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March 21, 2014 at 3:21 pm

Thank you for this excellent editorial. As a musician and teacher here are some of my thoughts on the importance of music and arts education:

The purpose of education goes far beyond job training and creating obedient workers. Those who want to cut the arts may, in fact be scared of their potential power.

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March 22, 2014 at 9:45 am

It's heartening to hear another voice of sanity - and well put! So many creative people have had your experience - you're very fortunate that the turning point came so early.

After decades running a nonprofit serving the same kids you serve, my husband and I developed an "arts mentoring toolkit" that includes student assessment software that measures a person's ability to learn. It's a paradigm shift from what's currently available,and I invite you to take a look at It's what ensured our program's continuance when the going got tough a few years back - but I have to say that since it truly requires a paradigm shift it's not exactly flying off the shelf.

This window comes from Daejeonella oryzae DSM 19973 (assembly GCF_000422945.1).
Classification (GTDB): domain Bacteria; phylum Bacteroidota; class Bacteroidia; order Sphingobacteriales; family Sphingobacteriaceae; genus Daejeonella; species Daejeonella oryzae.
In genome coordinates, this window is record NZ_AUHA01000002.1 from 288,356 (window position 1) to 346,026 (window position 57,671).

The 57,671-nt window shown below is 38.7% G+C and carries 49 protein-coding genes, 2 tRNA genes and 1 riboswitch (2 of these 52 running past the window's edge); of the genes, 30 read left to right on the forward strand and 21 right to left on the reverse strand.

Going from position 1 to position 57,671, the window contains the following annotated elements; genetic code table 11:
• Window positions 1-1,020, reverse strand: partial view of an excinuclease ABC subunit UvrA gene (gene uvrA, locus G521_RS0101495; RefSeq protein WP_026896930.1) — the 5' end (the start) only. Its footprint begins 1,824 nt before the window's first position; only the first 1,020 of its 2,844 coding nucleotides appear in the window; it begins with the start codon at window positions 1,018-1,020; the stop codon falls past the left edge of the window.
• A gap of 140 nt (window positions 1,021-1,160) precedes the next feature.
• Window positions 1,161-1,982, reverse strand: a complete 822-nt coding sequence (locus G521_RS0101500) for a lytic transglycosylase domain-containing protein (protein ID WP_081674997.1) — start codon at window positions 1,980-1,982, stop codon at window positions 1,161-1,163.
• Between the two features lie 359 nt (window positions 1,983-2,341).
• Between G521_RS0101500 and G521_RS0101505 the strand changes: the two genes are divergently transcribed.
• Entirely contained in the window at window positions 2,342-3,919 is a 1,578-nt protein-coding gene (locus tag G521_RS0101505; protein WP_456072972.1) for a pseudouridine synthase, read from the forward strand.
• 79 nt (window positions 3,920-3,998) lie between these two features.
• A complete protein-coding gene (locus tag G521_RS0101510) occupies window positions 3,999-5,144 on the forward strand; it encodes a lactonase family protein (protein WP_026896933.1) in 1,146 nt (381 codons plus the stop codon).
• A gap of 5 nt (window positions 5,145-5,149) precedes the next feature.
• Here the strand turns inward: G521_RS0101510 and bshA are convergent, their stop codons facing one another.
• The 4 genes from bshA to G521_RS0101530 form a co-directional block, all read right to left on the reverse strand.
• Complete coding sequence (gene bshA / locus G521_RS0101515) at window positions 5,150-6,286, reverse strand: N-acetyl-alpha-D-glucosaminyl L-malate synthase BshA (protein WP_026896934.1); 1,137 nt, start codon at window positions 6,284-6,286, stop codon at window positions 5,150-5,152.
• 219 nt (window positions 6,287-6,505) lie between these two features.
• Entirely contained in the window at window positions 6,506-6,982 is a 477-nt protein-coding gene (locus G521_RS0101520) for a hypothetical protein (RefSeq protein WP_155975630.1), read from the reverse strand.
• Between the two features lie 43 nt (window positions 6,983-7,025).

All of us who work with youth to empower them to learn who they are (and why they're here) would do well to step it up with our insistence that children are given what they need -- not just arts for a well rounded education, but for their survival and development as human beings. Thanks so much!

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E.G. says
March 23, 2014 at 9:15 am

Instead of "complaining" that the loss of art is the loss of expression and identity, that though true, and apparent to art teachers, is not so obvious to those outside the field.

WE MUST focus on what BOEs, Superintendents, and legislators understand: Success in testing = good = funding. They care little, if anything, about the "warm and fuzzy" goodness of art.

Art is the meeting place for all subjects...